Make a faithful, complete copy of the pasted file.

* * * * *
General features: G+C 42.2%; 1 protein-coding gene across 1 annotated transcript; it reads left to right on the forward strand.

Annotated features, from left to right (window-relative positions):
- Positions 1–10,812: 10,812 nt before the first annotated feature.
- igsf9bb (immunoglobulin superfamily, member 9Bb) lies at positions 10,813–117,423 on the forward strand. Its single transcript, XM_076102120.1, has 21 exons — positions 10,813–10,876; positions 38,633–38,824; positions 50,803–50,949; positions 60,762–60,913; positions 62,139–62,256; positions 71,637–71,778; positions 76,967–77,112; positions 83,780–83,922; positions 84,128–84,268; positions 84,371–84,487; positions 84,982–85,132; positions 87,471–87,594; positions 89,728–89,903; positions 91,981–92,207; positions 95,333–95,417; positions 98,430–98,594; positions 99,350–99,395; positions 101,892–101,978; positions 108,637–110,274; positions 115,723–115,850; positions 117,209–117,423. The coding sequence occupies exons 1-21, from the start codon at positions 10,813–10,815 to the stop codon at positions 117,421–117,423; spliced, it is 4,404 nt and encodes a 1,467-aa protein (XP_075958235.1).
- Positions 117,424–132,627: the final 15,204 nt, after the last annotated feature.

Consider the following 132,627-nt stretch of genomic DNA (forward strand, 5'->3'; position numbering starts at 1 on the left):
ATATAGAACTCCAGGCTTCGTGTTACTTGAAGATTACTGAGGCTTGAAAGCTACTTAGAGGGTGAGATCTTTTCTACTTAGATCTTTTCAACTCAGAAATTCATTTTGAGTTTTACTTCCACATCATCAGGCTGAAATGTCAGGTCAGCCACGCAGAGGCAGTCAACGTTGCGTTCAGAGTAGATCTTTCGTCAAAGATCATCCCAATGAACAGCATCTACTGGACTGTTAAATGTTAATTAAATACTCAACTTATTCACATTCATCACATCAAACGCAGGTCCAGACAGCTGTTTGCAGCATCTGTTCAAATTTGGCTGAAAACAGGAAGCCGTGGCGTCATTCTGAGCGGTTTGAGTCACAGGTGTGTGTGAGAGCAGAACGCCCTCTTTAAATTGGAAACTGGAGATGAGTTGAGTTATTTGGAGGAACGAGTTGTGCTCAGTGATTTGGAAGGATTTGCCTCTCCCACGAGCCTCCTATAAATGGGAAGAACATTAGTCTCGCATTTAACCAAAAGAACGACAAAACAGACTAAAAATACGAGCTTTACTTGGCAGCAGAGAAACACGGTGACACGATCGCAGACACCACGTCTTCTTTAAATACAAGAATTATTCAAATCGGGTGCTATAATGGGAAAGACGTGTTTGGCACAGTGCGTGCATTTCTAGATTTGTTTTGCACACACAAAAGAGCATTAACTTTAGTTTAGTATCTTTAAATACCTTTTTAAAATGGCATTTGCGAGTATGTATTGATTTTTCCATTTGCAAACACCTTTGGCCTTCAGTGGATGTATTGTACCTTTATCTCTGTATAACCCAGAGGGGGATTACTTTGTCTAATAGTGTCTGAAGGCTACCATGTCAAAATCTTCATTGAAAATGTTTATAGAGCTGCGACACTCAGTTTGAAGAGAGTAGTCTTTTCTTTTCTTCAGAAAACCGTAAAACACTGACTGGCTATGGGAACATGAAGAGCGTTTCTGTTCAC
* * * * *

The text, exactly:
General features: G+C 42.2%; 1 protein-coding gene across 1 annotated transcript; it reads left to right on the forward strand.

Annotated features, from left to right (window-relative positions):
- Positions 1–10,812: 10,812 nt before the first annotated feature.
- igsf9bb (immunoglobulin superfamily, member 9Bb) lies at positions 10,813–117,423 on the forward strand. Its single transcript, XM_076102120.1, has 21 exons — positions 10,813–10,876; positions 38,633–38,824; positions 50,803–50,949; positions 60,762–60,913; positions 62,139–62,256; positions 71,637–71,778; positions 76,967–77,112; positions 83,780–83,922; positions 84,128–84,268; positions 84,371–84,487; positions 84,982–85,132; positions 87,471–87,594; positions 89,728–89,903; positions 91,981–92,207; positions 95,333–95,417; positions 98,430–98,594; positions 99,350–99,395; positions 101,892–101,978; positions 108,637–110,274; positions 115,723–115,850; positions 117,209–117,423. The coding sequence occupies exons 1-21, from the start codon at positions 10,813–10,815 to the stop codon at positions 117,421–117,423; spliced, it is 4,404 nt and encodes a 1,467-aa protein (XP_075958235.1).
- Positions 117,424–132,627: the final 15,204 nt, after the last annotated feature.

Consider the following 132,627-nt stretch of genomic DNA (forward strand, 5'->3'; position numbering starts at 1 on the left):
ATATAGAACTCCAGGCTTCGTGTTACTTGAAGATTACTGAGGCTTGAAAGCTACTTAGAGGGTGAGATCTTTTCTACTTAGATCTTTTCAACTCAGAAATTCATTTTGAGTTTTACTTCCACATCATCAGGCTGAAATGTCAGGTCAGCCACGCAGAGGCAGTCAACGTTGCGTTCAGAGTAGATCTTTCGTCAAAGATCATCCCAATGAACAGCATCTACTGGACTGTTAAATGTTAATTAAATACTCAACTTATTCACATTCATCACATCAAACGCAGGTCCAGACAGCTGTTTGCAGCATCTGTTCAAATTTGGCTGAAAACAGGAAGCCGTGGCGTCATTCTGAGCGGTTTGAGTCACAGGTGTGTGTGAGAGCAGAACGCCCTCTTTAAATTGGAAACTGGAGATGAGTTGAGTTATTTGGAGGAACGAGTTGTGCTCAGTGATTTGGAAGGATTTGCCTCTCCCACGAGCCTCCTATAAATGGGAAGAACATTAGTCTCGCATTTAACCAAAAGAACGACAAAACAGACTAAAAATACGAGCTTTACTTGGCAGCAGAGAAACACGGTGACACGATCGCAGACACCACGTCTTCTTTAAATACAAGAATTATTCAAATCGGGTGCTATAATGGGAAAGACGTGTTTGGCACAGTGCGTGCATTTCTAGATTTGTTTTGCACACACAAAAGAGCATTAACTTTAGTTTAGTATCTTTAAATACCTTTTTAAAATGGCATTTGCGAGTATGTATTGATTTTTCCATTTGCAAACACCTTTGGCCTTCAGTGGATGTATTGTACCTTTATCTCTGTATAACCCAGAGGGGGATTACTTTGTCTAATAGTGTCTGAAGGCTACCATGTCAAAATCTTCATTGAAAATGTTTATAGAGCTGCGACACTCAGTTTGAAGAGAGTAGTCTTTTCTTTTCTTCAGAAAACCGTAAAACACTGACTGGCTATGGGAACATGAAGAGCGTTTCTGTTCAC